Academic journal article Economics, Management and Financial Markets

Screening Stocks Based on the Rational Approach to Decision-Making

Academic journal article Economics, Management and Financial Markets

Screening Stocks Based on the Rational Approach to Decision-Making

Article excerpt

1.Introduction

Decisions to buy, hold or sell assets are not easy to make. Such decisions are sensitive to time horizon, portfolio allocation, diversifiable risk, un-diversifiable risk, and are based on asset "past," "present" performance of the entity behind the asset, and forecast about the "future" of the asset. How should one screen assets for inclusion in a portfolio? Which assets should be diagnosed (identified) as possible winners? Stock valuation to minimize diversifiable and undiversifiable risk depends, significantly, on information gathered through legal and illegal (i.e., inside information) means. Of course, if the market efficient hypothesis applies (which in its strong form states that stock prices completely reflect all available information, private or inside information as well as public) individual or institutional investors should not be able to speculate; any valuation effort would be nothing more than an exercise in futility. Although it has been demonstrated by various researchers that more established or more developed markets (e.g., US markets) function more efficiently than newly-established or developing markets (e.g., Myanmar), test results on market efficiency, especially when behavioral variables are considered, remain, to this day, inconclusive; see, among other, Chui at al. (2010), Kang et al. (2011), Nisar et al. (2012), Fama et al. (2012), Asness et al. (2013), Pyo et al. (2013), Jaggia et al. (2013), Huehn et al. (2014), and Jiang et al. (2016).

Various stock screening methodologies exist; by and large, they are based on variables ranging from quantitative (such as financial ratios) to qualitative (those associated with behavioral aspects). See Rosenberg (1993), Strong (2009), Fabozzi (1999), Sharpe et al. (1999), Barker (2001), Francis et al. (2002), Vause (2009), Arnold (2010), Jones (2010). Most prominent among these screening methodologies is the so-called "F-Score" by Piotroski (2000) and its many modified versions such as the one by Gray and Carlisle (2013) and Greenblatt (2010). Piotroski (2000) attempts to capture a stock's financial health based on 9 criteria (or signals) divided into 3 groups: profitability, financial leverage/liquidity, and operating efficiency. The F-Score is the sum of the nine binary signals; it measures the overall quality, or strength, of the stock's financial health which may help the invest or decide whether to include it in a portfolio. Piotroski computes its F-Score as follows:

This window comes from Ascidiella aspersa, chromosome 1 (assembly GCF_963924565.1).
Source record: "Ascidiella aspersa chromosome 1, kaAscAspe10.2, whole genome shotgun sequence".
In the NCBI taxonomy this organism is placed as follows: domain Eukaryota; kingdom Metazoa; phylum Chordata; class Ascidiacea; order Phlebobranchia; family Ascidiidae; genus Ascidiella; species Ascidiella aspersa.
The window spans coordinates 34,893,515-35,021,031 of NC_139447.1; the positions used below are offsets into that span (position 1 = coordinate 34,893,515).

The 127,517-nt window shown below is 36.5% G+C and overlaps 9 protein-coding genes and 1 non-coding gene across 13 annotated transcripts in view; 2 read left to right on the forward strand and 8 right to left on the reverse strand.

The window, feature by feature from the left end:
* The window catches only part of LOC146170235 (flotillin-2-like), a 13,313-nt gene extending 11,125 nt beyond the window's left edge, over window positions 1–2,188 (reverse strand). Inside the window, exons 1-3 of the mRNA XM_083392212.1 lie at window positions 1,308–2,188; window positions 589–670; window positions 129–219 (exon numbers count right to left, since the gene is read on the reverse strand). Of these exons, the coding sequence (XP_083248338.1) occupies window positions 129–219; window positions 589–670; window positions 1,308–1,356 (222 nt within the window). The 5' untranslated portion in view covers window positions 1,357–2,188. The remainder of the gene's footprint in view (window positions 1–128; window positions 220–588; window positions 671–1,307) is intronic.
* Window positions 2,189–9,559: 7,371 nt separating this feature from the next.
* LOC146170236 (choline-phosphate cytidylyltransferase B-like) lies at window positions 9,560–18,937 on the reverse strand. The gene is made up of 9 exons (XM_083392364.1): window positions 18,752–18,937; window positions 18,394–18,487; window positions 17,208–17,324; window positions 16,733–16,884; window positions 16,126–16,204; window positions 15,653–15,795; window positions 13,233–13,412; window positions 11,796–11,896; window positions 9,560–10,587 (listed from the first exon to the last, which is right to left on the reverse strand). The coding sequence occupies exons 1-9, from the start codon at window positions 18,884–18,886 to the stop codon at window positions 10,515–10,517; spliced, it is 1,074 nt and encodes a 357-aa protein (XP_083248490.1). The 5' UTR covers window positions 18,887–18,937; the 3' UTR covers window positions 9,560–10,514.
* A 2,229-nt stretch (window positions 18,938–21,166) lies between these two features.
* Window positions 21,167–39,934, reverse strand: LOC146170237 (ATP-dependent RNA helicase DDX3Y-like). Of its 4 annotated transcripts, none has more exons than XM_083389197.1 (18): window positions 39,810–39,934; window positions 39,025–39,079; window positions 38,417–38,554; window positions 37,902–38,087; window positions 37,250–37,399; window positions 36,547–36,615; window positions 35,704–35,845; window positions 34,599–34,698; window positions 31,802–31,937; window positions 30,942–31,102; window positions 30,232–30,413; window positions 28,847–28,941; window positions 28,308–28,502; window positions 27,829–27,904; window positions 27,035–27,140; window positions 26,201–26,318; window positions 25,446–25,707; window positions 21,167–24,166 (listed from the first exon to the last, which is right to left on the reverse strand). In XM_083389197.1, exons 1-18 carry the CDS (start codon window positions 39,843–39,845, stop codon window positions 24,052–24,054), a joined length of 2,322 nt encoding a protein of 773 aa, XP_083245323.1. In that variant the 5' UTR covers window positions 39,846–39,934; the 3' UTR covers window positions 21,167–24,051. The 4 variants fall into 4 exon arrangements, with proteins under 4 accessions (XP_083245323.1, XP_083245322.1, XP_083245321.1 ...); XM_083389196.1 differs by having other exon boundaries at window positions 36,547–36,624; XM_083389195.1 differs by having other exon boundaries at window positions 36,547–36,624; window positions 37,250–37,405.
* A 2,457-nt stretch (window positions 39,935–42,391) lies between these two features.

(ProQuest: ... denotes formula omitted.)

where,

Profitability

ROA = return on assets (1 point if it is positive in the current year, 0 otherwise);

ΔROA = change in return on assets (1 point if ROA is higher in the current year compared to the previous one, 0 otherwise).

CFO = cash flow from operations (1 point if it is positive in the current year, 0 otherwise);

ACCRUALS = stock current year net income before extraordinary items less cash flow from operations, scaled by beginning of the year total assets. (The use of noncash accruals is a signal that can contain information about the composition and quality of a firm's earnings.) (1 point if CFO/Total Assets is higher than ROA in the current year, 0 otherwise).

Financial Leverage / Liquidity

ALEVER = historical change in the ratio of total long-term debt to average total assets. (It seeks to capture changes in the stock long-term debt levels; he views an increase in financial leverage as a negative signal, and vice versa). (1 point if the ratio is lower this year compared to the previous one, 0 otherwise);

ΔLIQUID = historical change in the stock current ratio between the prior and current year. (1 point if it is higher in the current year compared to the previous one, 0 otherwise);

EQISS = set to one if the stock did not issue common equity in the preceding year, and zero if otherwise.

Operating Efficiency

ΔMARGIN = stock current gross margin ratio (gross margin divided by total sales) less the prior year gross margin ratio (1 point if it is higher in the current year compared to the previous one, 0 otherwise);

ΔTURN = stock current year asset turnover ratio (total sales scaled by beginning of the year total assets) less prior year asset turnover ratio (1 point if it is higher in the current year compared to the previous one, 0 otherwise). …

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